Our 1 year old puppy had been diagnosed with Hock OCD and we have been advised to try conservative management as prognosis for surgery is not much better. If she free runs she ends up with a limp after resting so she is now on lead walks. Whilst lead walking she seems fine. We are wondering whether it is worth seeking another opinion as she is so young, having only turned 1 last weekend. Thankyou

Dr. Callum Turner, DVM
Dr. Callum Turner, DVM
2937 Recommendations
It is always good to try conservative management first as rest can do the world of good; however a second opinion is always useful to get in these types of cases as the severity of the condition can vary the treatment options available. I’ve added a link below to one Specialist Clinic in the UK to their page on hock osteochondritis dissicans as it outlines different options for medical and surgical management. Regards Dr Callum Turner DVM www.fitzpatrickreferrals.co.uk/orthopaedic/hock-osteochondritis-dissicans-ocd/

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Jager
German Shepherd
9 Months
Serious condition
0 found helpful
Serious condition

Has Symptoms

Limping
Pain

It has been about 8 weeks after his surgery for OCD in which they cut open the joint capsule and removed a large cartilage flap. He was on rest for about 5-6 weeks with limited activity and was doing well. Since then, we have noticed a limp that has been getting progressively worse and is now so severe he won’t put pressure on it. What could be wrong? I’m very concerned about possible infection.

Dr. Callum Turner, DVM
Dr. Callum Turner, DVM
2937 Recommendations
If you have started activity, it may be a case of scaling it back; but if you are seeing limping and a general reluctance to use the leg you should return to your Veterinarian for an examination immediately to look for any further articular damage, infection or anything else which would cause problems with walking. Regards Dr Callum Turner DVM

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Viper
Cane Corso
6 months
Serious condition
1 found helpful
Serious condition

The vet recommended that he goes in and remove the flap of cartilage through an incision. He said that because it could be the size of a dime he has to make an incision. I just read that the healing time is longer if he does it that way. Due to the size of what is being removed is that the reason for an incision. Also, do most dogs have a great recovery and live healthy lives after this surgery? I am extremely nervous about his recovery.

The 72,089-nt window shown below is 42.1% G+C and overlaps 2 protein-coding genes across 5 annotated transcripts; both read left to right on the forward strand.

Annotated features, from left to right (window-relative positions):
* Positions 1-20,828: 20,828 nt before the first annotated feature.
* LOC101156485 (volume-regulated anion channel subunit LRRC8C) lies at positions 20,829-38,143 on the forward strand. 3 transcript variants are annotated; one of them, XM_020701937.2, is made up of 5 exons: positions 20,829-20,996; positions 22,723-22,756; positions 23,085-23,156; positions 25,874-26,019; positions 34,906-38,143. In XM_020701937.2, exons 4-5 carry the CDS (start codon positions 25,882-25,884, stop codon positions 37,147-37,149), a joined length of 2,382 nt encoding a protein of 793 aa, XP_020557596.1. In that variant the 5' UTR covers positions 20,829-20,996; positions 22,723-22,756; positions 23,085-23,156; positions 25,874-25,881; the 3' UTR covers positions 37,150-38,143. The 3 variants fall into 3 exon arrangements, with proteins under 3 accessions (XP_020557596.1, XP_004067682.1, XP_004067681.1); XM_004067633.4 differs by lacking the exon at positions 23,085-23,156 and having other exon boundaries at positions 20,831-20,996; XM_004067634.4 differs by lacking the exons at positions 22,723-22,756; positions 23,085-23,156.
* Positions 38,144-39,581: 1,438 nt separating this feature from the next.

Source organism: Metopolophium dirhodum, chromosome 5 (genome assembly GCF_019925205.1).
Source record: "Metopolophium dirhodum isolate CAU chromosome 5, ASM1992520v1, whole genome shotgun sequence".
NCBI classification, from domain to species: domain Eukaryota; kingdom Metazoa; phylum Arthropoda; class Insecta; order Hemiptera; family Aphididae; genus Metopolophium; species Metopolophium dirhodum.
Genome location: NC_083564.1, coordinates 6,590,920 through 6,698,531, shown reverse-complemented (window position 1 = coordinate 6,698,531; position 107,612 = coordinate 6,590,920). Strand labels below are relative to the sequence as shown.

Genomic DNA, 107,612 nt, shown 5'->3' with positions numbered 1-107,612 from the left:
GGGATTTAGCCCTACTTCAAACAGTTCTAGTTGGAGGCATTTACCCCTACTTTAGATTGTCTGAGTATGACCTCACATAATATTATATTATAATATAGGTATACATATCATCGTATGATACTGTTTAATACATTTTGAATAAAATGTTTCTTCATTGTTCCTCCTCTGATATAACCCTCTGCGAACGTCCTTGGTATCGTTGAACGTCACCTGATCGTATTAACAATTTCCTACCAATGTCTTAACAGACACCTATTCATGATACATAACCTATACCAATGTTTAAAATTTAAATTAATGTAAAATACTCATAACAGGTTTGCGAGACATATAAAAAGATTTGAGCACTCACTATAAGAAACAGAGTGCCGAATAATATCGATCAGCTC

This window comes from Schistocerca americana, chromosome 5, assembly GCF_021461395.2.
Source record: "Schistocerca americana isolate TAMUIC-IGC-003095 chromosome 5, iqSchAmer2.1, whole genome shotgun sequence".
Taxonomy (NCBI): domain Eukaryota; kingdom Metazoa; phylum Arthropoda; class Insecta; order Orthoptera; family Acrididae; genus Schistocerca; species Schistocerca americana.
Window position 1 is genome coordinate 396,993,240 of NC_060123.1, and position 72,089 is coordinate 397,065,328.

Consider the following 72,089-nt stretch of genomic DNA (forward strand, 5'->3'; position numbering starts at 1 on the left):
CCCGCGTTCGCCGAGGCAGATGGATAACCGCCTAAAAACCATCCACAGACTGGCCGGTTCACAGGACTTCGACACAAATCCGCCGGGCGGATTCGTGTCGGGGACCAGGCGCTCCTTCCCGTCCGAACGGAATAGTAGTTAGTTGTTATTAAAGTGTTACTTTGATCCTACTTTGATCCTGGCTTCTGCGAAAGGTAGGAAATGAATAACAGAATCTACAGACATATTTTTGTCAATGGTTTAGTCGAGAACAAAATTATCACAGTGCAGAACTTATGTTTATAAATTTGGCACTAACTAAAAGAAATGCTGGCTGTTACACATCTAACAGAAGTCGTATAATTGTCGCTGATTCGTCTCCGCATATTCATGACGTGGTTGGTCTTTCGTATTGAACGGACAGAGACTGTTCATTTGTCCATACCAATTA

Dr. Callum Turner, DVM
Dr. Callum Turner, DVM
2937 Recommendations
The approach to surgery is down to the Veterinarian performing the surgery as they need to be sure that they will be happy with the end result; whilst it is true that arthroscopy is a less invasive procedure, it is sometimes necessary to open the joint cavity for surgery in certain cases. Generally, with strict rest for a few months after surgery the overall prognosis is favourable. Regards Dr Callum Turner DVM

Thank you for your advice. Do you recommend having both shoulders operated at the same time or one at a time?

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Tucker
Labrador Retriever
8 Months
Moderate condition
1 found helpful
Moderate condition

Has Symptoms

Pain

Medication Used

Previcox

My 8 month old puppy had surgery today to remove a rather large flap off of his shoulder. Everything I have read says the pups are normally walking on it no problem either the next day or two days after. He’s on pain medicine but seems to be in a lot of pain. Does this change drastically the day after surgery or am I looking at him being in this much pain for a while? He cries out anytime any pressure at all is put on it. Thanks

Dr. Callum Turner, DVM
Dr. Callum Turner, DVM
2937 Recommendations
Surgical correction of a bone flap is a very involved surgery requiring the opening of the joint cavity and the removal of the flap and scraping down of the edges; I cannot see any dog walking normally after this surgery. It is very important to restrict movement after surgery for a few weeks and only take short walks on a lead to take care of business. Regards Dr Callum Turner DVM www.acvs.org/small-animal/osteochondrosis-of-the-shoulder

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Casey
Labrador Retriever
1 Year
Moderate condition
1 found helpful
Moderate condition

Has Symptoms

laimness after longer walks, Osteochondritis Disse

My 1 year old Lab retriever had Arthroscopic surgery 8 weeks ago, for Osteochondritis Dissecans. They took quite a bit of cartilage out due to the extent of shoulder injury.
Recovery has been going well, but after a bit of a longer walk (or limited play because she is high energy) we have been getting lameness. Happened a few weeks ago, next day she bounced back, took it easy for a week, but after a few longer walks this week she is not putting any weight on it.
Should she be talking Anti Inflammatory's? She is on nothing but glucosimine.

Dr. Callum Turner, DVM
Dr. Callum Turner, DVM
2937 Recommendations

Anti-inflammatories are usually given for a few weeks after surgery (but are case dependent) but at eight weeks Casey shouldn’t be having these issues after arthroscopic surgery; activity is usually restricted for the first three to four weeks and with positive recovery a further three to four weeks of progressive exercise and other activities like hydrotherapy is recommended. If you are noticing lameness after some activity, it would be best to touch base with your Veterinarian or to visit a Veterinary Physiotherapist to get an action plan for Casey. Regards Dr Callum Turner DVM